Adding to the existing answers: The triangular flight paths were needed to get enough images of the comet's surface, which are required for the low paths Rosetta flies today (and for dropping Philae close to the surface).
Rosetta's orbit propagator is an innovation insofar as it uses landmarks on the comet (among other things) to find the comet's and its own orientation, and to find a route to a given target landmark location. For this, the comet first had to be imaged in great detail, and that happened during the "triangle phase."
This has never been done before, and makes Rosetta a very exciting pilot project for ESA's future far-reaching space missions, which will all use this orbit propagator. It is already a breathtaking success if you consider the complexity the software has to manage.
Also, except for planned crash "landings," no spacecraft has ever flown by (or, as Rosetta does all the time now, has flown around and around) a comet in altitudes as low as 10 km. This requires a completely new auto-navigation system, and that one needs a map of the comet that cannot be acquired from earth (or from great distances in general).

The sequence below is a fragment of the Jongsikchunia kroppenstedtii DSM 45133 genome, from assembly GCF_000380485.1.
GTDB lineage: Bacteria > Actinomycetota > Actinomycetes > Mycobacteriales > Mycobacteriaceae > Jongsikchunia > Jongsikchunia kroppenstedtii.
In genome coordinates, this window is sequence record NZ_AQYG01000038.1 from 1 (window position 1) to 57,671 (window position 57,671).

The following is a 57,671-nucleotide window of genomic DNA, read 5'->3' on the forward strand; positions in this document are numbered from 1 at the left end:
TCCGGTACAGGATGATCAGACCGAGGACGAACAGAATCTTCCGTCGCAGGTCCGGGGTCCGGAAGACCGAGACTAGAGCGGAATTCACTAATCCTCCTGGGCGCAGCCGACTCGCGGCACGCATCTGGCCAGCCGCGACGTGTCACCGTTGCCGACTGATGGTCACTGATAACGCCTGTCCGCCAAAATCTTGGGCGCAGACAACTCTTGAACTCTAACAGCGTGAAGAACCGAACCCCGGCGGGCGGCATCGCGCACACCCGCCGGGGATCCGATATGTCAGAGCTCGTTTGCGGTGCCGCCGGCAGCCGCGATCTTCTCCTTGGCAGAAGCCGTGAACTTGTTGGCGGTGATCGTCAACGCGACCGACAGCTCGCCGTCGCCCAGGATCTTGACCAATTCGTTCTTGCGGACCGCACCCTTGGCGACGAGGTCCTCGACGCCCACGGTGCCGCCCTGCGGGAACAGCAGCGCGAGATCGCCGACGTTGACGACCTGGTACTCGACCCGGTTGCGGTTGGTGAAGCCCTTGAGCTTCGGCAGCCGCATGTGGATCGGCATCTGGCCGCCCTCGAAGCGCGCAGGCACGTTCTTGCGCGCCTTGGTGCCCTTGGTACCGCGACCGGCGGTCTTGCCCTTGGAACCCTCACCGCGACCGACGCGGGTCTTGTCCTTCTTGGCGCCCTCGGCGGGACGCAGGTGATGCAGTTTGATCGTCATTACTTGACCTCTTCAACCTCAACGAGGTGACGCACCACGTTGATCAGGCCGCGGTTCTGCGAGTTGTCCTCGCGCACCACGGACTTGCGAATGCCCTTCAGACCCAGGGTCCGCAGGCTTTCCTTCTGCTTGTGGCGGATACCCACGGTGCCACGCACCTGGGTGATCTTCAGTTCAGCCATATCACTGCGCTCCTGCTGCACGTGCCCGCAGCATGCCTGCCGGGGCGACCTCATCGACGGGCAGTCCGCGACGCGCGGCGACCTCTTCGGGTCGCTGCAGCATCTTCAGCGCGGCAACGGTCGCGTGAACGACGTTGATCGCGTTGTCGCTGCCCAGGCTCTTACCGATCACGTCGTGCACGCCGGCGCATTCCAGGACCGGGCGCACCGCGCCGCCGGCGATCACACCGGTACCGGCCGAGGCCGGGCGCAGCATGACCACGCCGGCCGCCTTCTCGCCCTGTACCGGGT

(It is called "orbit propagator" despite the fact that Rosetta is not in an orbit because it is built upon other components that were core parts of "real" orbit propagators.)
http://issfd.org/ISSFD_2012/ISSFD23_IN2_2.pdf sheds some light on the propagator. Recommended reading imho.